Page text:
Television's Impact on American Culture

Television's Impact on American Culture

Television's Impact on American Culture

Television's Impact on American Culture

Excerpt

In this study, one of the authors' basic points of agreement was that we should not limit our inquiries to the pros and cons of commercial television versus the educational television stations, which have been set up to do a specific task in so-called "educational" television. It was the Editor's aim to set television, for the first time, into a frame that shows how television fits into the culture which has created it, and to explore what its possibilities are in that setting.

On the other hand, it was beyond the ambitions and limitations of this study, by authors who are specifically concerned with education, to plumb all the complicated range of the impacts of television on American culture as a whole. It was beyond our intentions, e.g., to go into the broad sweep of all the factors that comprise a culture: its social mythology, its technology, its operating ideals, its marriage of the past with the dynamics of the present and future. Aside from the very useful treatment in the chapter by Mr. Laurent of the Bricker Senate Report (excerpts and replies) and Appendices C and D from Business Week, there is no extensive treatment of the vast range of economic problems that the commercial use of television has created in the United States. Our effort does, however, go somewhat beyond setting in a general way the economics which govern the nature of the programs which are specifically educational and those which are in a general way of broad cultural interest. We have tried to show what a network is and why networks exist.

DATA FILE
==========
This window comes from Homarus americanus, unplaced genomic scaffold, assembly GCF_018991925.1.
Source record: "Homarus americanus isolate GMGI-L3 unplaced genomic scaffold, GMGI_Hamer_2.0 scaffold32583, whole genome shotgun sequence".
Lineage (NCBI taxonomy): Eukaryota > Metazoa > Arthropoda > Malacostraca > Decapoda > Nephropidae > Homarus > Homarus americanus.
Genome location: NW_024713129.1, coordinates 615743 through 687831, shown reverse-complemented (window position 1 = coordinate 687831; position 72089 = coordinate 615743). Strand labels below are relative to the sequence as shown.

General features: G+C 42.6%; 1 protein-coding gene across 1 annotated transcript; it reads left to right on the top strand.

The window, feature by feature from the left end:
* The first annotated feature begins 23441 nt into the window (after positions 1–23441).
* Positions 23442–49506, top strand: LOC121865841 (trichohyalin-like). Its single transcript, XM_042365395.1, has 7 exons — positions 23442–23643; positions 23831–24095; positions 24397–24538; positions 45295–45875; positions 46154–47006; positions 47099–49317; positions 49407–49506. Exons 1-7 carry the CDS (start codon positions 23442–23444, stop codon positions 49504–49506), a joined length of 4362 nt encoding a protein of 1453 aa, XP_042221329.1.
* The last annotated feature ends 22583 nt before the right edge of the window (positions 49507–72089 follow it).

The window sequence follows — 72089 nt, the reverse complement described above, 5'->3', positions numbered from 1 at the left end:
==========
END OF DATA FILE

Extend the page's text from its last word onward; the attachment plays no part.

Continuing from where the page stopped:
We are aware, also, that television has been regarded as a rival by the motion-picture industry and that radio has been generally relegated to second place by the measurement of mass audiences that like to look as well as listen. Our concern, however, has been to keep to a central theme: How does this rivalry affect education, not only in the audio-visual aids field, but also in the availability of good films and in the comparative effectiveness or power for damage that these new media possess? What new vistas for education can television open up, and how can its good sides be harnessed?

There are many technical aspects of the production of television programs, too, with which none of the authors is sufficiently familiar to make an authoritative contribution, and which would require a special study by . . .

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